In a mahogany-paneled room overlooking New York's East River, dozens of top executives of steamship lines for years gathered in October to drink wine and Perrier and lunch on salmon and tomato aspic, compliments of the Maryland Port Administration.
The governor went, as did dozens of port officials and many of the state's maritime leaders. To shipping executives, the New York pilgrimage was an annual reminder that the port of Baltimore needed their business.
It still does. Perhaps more than ever.
But this year, the port's new executive director, Tay Yoshitani, scrapped the luncheon, opting instead to invite top steamship officials individually to lunch at the governor's mansion in Annapolis with Parris N. Glendening, one executive to another.
"The very top executives expect special treatment," said Mr. Yoshitani, the former No. 2 man for the nation's second-largest port, Los Angeles. "That's the way they conduct their business in Europe and in Asia."
On the job just three months, the 49-year-old graduate of West Point and Harvard Business School seems determined to quietly break the mold and set a new tone for the port of Baltimore as it enters perhaps its toughest era in history.
"The competition from the other ports is our greatest challenge," Mr. Yoshitani says. "We have the facilities and the infrastructure here."
In the coming months, he will be forced to tackle a host of issues that are certain to affect the outcome in the battle of the East Coast ports. Among them:
* Dredging Baltimore's shipping channels, an expensive necessity and always a political hot potato.
* Cutting labor costs to compete with nearby ports such as Philadelphia, as well as with nonunion ones in the South.
* Establishing a new management team at a turnover-plagued MPA.
* Aggressively pursuing cargo in the midst of an industry consolidation that means ships are using fewer ports.
"It's a dog-eat-dog fight among ports," said former U.S. Rep. Helen Delich Bentley, now a consultant to the port. "He's coming here just as the port of Baltimore faces its most critical point since end of World War II."
Competitors from other ports privately wonder if Mr. Yoshitani -- coming from a port blessed with an abundance of cargo and revenue -- is prepared to run one that scrapes for every ton and barely ekes out a profit each year.
But state Transportation Secretary David L. Winstead, who oversees the port agency, says Mr. Yoshitani's background makes him well equipped for the job.
"He has a very analytical, business-like way of operating the port," said Mr. Winstead. "He's also got a true understanding of corporate decision making and who you need to get to."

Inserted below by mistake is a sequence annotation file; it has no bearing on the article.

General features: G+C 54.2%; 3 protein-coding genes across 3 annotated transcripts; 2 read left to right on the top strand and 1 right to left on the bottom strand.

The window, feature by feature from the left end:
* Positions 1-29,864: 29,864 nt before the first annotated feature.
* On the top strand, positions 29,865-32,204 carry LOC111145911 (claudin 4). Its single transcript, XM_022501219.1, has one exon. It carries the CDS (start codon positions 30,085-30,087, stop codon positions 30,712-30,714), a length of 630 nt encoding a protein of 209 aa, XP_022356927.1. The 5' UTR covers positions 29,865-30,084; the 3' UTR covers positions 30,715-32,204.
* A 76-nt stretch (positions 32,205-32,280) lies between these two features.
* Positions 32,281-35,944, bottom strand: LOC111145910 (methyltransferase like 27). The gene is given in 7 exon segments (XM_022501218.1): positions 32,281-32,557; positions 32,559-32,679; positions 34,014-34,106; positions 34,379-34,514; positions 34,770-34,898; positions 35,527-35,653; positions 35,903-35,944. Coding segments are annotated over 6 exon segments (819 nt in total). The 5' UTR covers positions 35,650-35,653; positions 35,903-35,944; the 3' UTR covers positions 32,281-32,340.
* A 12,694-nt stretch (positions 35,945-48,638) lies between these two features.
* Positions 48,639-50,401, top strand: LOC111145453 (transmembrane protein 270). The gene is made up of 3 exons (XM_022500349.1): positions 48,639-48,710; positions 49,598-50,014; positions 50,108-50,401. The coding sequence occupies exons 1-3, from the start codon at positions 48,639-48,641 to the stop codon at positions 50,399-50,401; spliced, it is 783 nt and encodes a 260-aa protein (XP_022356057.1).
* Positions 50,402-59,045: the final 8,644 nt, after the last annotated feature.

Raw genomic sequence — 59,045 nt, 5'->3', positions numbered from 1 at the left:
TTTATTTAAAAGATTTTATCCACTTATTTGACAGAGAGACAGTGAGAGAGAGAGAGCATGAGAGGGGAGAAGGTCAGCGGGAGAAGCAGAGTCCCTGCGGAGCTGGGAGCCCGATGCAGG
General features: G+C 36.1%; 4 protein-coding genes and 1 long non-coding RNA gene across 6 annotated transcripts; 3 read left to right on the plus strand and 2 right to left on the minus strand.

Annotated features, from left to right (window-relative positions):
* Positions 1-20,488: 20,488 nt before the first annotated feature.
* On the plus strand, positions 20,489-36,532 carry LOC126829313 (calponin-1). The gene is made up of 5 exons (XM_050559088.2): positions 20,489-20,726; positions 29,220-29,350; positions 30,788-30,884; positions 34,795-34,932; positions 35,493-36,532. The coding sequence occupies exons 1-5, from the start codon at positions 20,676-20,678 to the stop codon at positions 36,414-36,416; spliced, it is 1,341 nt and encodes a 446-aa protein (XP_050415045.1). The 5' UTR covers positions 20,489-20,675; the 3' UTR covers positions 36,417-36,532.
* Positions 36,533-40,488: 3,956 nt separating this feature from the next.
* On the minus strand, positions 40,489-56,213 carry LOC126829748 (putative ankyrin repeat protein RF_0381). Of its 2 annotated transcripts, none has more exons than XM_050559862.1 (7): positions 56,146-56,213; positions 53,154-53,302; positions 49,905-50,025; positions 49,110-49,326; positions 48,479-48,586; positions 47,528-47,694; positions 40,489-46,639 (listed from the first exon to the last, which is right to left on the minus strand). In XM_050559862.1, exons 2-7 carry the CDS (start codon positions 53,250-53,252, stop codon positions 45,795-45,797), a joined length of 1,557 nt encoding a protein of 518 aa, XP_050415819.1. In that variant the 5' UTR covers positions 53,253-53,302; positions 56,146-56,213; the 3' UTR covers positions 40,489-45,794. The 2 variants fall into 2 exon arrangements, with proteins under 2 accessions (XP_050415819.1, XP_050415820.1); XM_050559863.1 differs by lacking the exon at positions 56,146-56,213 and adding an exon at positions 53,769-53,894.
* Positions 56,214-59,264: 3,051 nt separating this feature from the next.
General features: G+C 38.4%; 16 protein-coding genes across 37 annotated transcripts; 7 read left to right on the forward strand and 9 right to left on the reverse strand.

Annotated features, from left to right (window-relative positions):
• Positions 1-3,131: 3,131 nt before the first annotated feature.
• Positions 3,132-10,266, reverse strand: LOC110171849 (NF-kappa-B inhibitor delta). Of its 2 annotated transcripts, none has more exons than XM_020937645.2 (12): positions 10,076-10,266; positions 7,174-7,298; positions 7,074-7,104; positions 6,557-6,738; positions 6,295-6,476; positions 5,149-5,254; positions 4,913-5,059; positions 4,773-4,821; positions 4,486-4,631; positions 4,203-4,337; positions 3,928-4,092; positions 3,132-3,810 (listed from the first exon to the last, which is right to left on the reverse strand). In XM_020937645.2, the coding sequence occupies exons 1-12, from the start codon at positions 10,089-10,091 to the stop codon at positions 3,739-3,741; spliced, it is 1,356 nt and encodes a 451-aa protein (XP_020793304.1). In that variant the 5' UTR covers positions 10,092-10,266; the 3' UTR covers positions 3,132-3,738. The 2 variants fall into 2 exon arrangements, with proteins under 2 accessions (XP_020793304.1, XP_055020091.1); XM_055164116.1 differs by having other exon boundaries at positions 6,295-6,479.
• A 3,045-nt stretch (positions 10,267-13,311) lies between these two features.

In meetings with his managers, the soft-spoken Mr. Yoshitani candidly refers to the port of Baltimore as an "underdog." It is a rare admission, coming from an MPA director, yet one that reflects a geographic reality: With East Coast ports competing furiously for ships and cargo, Baltimore -- inconveniently situated 10 hours away from the Atlantic Ocean -- must work harder and harder.
But fellow workers say Mr. Yoshitani seems undaunted by the port's Avis-like status as he enters the East Coast battle, determined to capitalize on the port's modern facilities, its strong highway and rail connections and its historic advantage of being closer to Midwest manufacturing centers, although that was eroded by the deregulation of railroad rates. "He brings to the port a sense of 'we're in the hunt, we're in the fight and we've got to do everything we can' to beat the competition by marketing our assets and advantages," said Ray Feldmann, a spokesman for Mr. Glendening.
"He really seems energized by the challenge," said Linda Jordan, director of communications for the MPA.
His appointment followed a five-month nationwide hunt, in which a search committee finally hired a head-hunter who approached Mr. Yoshitani and convinced him to look at Baltimore.
"This guy was nobody's second or third choice," said Mr. Feldmann. "The state did a full-court press to get him."
The search committee, consisting of maritime industry and labor officials, was attracted by Mr. Yoshitani's reputation in Los Angeles, where he was known to be astute in his dealings with industry and labor as well as with the port's own layers of bureaucracy.
"A simple matter like a lease could take a year," said Jim McJunkin, former director of the Port of Long Beach, Los Angeles' chief competitor. "But Tay proved to be a non-bureaucrat."
In Los Angeles, he was instrumental in putting together a consortium to oversee the construction and operation of a $123 million export terminal that will be the largest of its kind on the West Coast when completed in 1997. He also spearheaded the negotiations leading to construction in 1991 of a 230-acre terminal for American President Lines.